545 An Investigation on Wind-induced Evolution of Raindrop Size Distribution

Thursday, 14 January 2016
Firat Yener Testik, University of Texas at San Antonio, San Antonio, TX; and B. Pei

In this study, we investigated the impact of horizontal wind on the evolution of raindrop size distribution (DSD) and elucidated the governing microphysics. The DSD information plays an important role in a variety of meteorological and hydrological applications (e.g. remote sensing, hydrologic modeling, and climate studies). In these applications, the DSD is typically modeled using static mathematical distributions (e.g. gamma) without considering the DSD evolution throughout the air column. The DSD, however, is shaped from cloud level to the ground by a number of physical processes. These processes include breakup/coalescence of raindrops, local updraft/downdraft, and evaporation/condensation.

We examined potential wind effects on the DSD shape modifications with a goal to shed light on the driving microphysical process. In our analysis, we employed the datasets from the Midlatitude Continental Convective Clouds Experiment (MC3E). The datasets include quality-controlled DSD spectra from Parsivel and 2DVD disdrometers, and rainfall amount and wind velocity measurements. Our analysis revealed a statistically significant effect of wind on the DSD shapes, which will be discussed in our presentation in detail. Very briefly, increased wind speeds modified the DSD shapes by increasing the number of smaller drops and decreasing the number of larger drops. The microphysical process responsible for this phenomenon is the raindrop breakup. There are 3 potential scenarios: (i) spontaneous breakup alone, (ii) collisional breakup alone, or (iii) both spontaneous and collisional breakups together are responsible for the observed phenomenon. Our analysis, details of which will be discussed in our presentation, revealed that the collisional breakup alone was the governing microphysical process for wind-induced DSD modifications.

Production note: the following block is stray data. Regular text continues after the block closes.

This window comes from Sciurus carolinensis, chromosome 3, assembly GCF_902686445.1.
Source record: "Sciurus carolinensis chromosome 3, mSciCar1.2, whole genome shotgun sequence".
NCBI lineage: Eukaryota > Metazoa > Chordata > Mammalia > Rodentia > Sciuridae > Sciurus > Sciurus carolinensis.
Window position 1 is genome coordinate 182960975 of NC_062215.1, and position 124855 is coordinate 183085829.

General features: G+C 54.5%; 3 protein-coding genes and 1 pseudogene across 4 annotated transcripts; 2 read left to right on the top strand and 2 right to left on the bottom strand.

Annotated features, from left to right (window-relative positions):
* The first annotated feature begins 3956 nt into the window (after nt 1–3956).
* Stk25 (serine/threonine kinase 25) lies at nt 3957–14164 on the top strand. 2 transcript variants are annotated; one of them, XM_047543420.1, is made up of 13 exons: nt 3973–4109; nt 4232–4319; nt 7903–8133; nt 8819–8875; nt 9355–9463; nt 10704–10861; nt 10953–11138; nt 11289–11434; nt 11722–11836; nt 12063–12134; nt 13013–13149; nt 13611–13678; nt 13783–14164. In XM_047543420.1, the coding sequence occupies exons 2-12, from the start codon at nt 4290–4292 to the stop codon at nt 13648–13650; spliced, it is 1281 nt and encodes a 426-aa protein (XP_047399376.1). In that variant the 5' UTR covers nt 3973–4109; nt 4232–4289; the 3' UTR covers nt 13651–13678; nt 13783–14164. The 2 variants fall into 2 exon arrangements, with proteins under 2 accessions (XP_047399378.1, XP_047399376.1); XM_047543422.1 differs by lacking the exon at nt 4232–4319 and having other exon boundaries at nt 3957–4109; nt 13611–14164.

This material is based upon work supported by the National Science Foundation under Grant No. AGS-1144846.

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